Cow fertility tends to decline in the summer in hot and even temperate climates. Heat stress negatively affects all stages of the cow’s fertility, among them the manifestation of “heat signs”, conception and maintenance of pregnancy.
• Manifestation of “heat signs”
Heat stressed cows tend to reduce manifestation of “heat” signs. Usually, summer calving cows start cycling later compared to cool season calving cows. Summer heats are shorter and less intensive, and higher percentages of summer heats occur during the cool night hours, leading to a significant reduction in the probability for visual heat detection.
• Fertilization and conception
Heat stress negatively affects semen and egg (ovum) quality and interferes with normal synchronization between ovulation and heat manifestation. Negative effect of heat stress on ovum quality starts in early stages of follicle development (few weeks before ovulation). Ovulation time is usually delayed under heat stress conditions in relation to initiation of heat, so cows are in many cases artificially inseminated too early in relation to time of ovulation, which leads to a significant decline in their conception rate.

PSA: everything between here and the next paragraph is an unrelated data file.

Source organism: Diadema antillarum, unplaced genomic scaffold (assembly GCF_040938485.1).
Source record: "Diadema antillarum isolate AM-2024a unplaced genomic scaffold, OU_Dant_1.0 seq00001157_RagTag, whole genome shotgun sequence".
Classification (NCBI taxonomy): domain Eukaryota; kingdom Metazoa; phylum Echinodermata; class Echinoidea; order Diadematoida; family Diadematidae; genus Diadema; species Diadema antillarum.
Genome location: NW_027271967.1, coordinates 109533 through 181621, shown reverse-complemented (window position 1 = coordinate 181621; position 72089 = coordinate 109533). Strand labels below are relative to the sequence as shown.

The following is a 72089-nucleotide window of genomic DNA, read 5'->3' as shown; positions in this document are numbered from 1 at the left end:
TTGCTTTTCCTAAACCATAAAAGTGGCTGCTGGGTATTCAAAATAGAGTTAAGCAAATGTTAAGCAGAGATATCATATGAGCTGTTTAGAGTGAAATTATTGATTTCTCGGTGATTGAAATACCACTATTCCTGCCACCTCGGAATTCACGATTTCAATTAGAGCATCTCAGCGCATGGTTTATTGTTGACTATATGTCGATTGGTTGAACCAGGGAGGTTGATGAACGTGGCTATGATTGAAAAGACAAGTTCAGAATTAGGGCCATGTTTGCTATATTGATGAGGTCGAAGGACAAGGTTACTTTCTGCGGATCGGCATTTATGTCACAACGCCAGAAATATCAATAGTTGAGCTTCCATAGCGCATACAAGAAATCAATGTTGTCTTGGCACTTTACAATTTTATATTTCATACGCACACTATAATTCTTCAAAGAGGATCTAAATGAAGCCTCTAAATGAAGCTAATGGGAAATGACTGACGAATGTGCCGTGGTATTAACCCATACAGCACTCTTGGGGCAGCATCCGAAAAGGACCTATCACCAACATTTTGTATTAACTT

Low conception rates are also caused by poor body condition in summer calving cows. If not managed properly, summer calving cows tend to loose more weight after calving, which affects their hormonal activity related to fertility and is directly related to poor heat manifestation and conception rate.
• Maintenance of pregnancy
Heat stress negatively affects the probability of successful fertilization, maternal recognition of pregnancy (usually occurring 16 days after ovulation) and fertilized egg implantation in the uterus. Heat stress in advanced stages of pregnancy (first 3 months), tend to increase rate of “absorbtions” and in late pregnancy, tend to increase the rate of abortions.
The constant rise in cow-milk yields and the global warming lead to even larger decreases in cow’s milk production and reproduction during summer. During the last three decades, researchers in different parts of the world have conducted research to develop efficient cooling systems which will make it possible to obtain high milk yields and relatively good fertility also during the hot season. There is no doubt that in order to achieve good results, proper installation and accurate operation of the cooling system is required.
One of the most common cooling systems widely used in many parts of the world, is the “direct cooling system”, based on the combination of wetting the cows frequently, followed by blowing air on them through forced ventilation. This system was described more than 20 years ago (1). Cooling the cows 5 times a day, 30 minutes each time, allowed cows who produced 25-30 kg of milk per day to maintain their body temperature below 39.0 C during the whole day on a typical Israeli summer day.